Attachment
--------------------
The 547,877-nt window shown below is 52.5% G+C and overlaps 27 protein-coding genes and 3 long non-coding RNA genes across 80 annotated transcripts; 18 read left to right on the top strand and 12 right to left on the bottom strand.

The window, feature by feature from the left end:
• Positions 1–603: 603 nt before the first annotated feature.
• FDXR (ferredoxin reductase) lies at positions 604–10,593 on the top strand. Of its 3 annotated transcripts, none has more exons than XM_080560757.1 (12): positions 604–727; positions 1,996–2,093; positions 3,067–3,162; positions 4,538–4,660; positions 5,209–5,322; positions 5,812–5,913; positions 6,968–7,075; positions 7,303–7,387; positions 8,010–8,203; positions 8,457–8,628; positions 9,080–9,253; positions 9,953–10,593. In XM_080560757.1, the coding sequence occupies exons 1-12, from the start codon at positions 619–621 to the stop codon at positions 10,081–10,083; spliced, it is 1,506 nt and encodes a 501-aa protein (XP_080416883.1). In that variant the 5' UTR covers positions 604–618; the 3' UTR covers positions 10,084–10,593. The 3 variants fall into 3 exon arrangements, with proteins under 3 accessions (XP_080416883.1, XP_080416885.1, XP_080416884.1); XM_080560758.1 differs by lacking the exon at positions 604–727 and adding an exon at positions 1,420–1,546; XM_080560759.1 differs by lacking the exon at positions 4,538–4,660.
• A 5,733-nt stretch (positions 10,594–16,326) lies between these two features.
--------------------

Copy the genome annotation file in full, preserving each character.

The 547,877-nt window shown below is 52.5% G+C and overlaps 27 protein-coding genes and 3 long non-coding RNA genes across 80 annotated transcripts; 18 read left to right on the top strand and 12 right to left on the bottom strand.

The window, feature by feature from the left end:
• Positions 1–603: 603 nt before the first annotated feature.
• FDXR (ferredoxin reductase) lies at positions 604–10,593 on the top strand. Of its 3 annotated transcripts, none has more exons than XM_080560757.1 (12): positions 604–727; positions 1,996–2,093; positions 3,067–3,162; positions 4,538–4,660; positions 5,209–5,322; positions 5,812–5,913; positions 6,968–7,075; positions 7,303–7,387; positions 8,010–8,203; positions 8,457–8,628; positions 9,080–9,253; positions 9,953–10,593. In XM_080560757.1, the coding sequence occupies exons 1-12, from the start codon at positions 619–621 to the stop codon at positions 10,081–10,083; spliced, it is 1,506 nt and encodes a 501-aa protein (XP_080416883.1). In that variant the 5' UTR covers positions 604–618; the 3' UTR covers positions 10,084–10,593. The 3 variants fall into 3 exon arrangements, with proteins under 3 accessions (XP_080416883.1, XP_080416885.1, XP_080416884.1); XM_080560758.1 differs by lacking the exon at positions 604–727 and adding an exon at positions 1,420–1,546; XM_080560759.1 differs by lacking the exon at positions 4,538–4,660.
• A 5,733-nt stretch (positions 10,594–16,326) lies between these two features.